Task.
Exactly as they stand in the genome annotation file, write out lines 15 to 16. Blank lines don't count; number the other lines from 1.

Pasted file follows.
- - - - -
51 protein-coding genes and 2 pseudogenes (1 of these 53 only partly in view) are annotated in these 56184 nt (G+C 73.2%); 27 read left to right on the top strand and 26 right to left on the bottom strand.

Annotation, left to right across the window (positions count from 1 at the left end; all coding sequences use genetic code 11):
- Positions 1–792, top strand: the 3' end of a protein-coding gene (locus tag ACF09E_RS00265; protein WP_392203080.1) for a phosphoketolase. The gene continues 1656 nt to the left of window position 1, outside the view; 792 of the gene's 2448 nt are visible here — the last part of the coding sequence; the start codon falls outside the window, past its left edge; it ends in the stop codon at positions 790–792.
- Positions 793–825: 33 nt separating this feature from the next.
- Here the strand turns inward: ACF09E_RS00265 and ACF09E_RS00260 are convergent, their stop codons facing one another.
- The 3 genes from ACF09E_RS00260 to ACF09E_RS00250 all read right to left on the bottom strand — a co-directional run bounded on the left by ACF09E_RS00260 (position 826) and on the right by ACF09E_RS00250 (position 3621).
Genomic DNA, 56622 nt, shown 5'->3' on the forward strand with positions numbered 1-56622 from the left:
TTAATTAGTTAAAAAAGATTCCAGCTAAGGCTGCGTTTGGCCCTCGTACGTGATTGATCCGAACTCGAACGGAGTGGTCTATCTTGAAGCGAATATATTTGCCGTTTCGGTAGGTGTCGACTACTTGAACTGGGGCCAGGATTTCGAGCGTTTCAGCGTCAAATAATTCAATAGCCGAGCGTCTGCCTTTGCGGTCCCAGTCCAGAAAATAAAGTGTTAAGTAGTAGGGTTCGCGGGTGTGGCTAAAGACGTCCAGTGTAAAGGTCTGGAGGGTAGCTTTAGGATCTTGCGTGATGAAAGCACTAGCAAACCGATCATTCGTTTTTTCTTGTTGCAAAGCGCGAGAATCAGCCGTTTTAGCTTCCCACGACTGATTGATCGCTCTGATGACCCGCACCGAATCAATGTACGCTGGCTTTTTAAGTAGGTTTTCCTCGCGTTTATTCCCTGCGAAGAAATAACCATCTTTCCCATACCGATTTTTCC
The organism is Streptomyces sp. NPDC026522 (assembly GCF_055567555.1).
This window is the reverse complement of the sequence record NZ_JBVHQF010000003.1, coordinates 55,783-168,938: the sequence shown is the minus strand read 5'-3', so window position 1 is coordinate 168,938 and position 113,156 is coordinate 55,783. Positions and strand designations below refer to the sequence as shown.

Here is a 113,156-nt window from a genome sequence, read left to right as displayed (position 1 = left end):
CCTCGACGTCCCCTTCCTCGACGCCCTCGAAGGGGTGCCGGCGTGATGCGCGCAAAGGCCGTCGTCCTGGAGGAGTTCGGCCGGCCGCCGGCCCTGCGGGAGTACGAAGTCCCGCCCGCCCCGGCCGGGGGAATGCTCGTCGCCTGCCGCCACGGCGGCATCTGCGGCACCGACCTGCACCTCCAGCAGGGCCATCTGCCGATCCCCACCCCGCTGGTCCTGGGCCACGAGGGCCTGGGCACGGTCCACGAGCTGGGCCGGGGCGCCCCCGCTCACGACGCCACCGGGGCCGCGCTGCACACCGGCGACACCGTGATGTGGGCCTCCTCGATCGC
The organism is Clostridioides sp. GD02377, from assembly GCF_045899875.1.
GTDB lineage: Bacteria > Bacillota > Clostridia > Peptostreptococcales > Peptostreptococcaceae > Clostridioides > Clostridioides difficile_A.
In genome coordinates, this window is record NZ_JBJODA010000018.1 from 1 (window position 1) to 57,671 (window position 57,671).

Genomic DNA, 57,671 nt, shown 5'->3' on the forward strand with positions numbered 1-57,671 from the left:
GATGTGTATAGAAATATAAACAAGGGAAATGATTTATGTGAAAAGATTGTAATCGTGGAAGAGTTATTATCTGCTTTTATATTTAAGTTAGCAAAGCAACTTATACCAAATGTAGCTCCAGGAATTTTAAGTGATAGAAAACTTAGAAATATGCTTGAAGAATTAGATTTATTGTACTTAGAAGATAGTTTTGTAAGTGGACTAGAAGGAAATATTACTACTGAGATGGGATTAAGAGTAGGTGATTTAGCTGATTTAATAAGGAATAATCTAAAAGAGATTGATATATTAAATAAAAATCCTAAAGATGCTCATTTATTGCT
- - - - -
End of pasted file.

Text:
In genome coordinates, this window is record NZ_JBJODA010000018.1 from 1 (window position 1) to 57,671 (window position 57,671).

Genomic DNA, 57,671 nt, shown 5'->3' on the forward strand with positions numbered 1-57,671 from the left: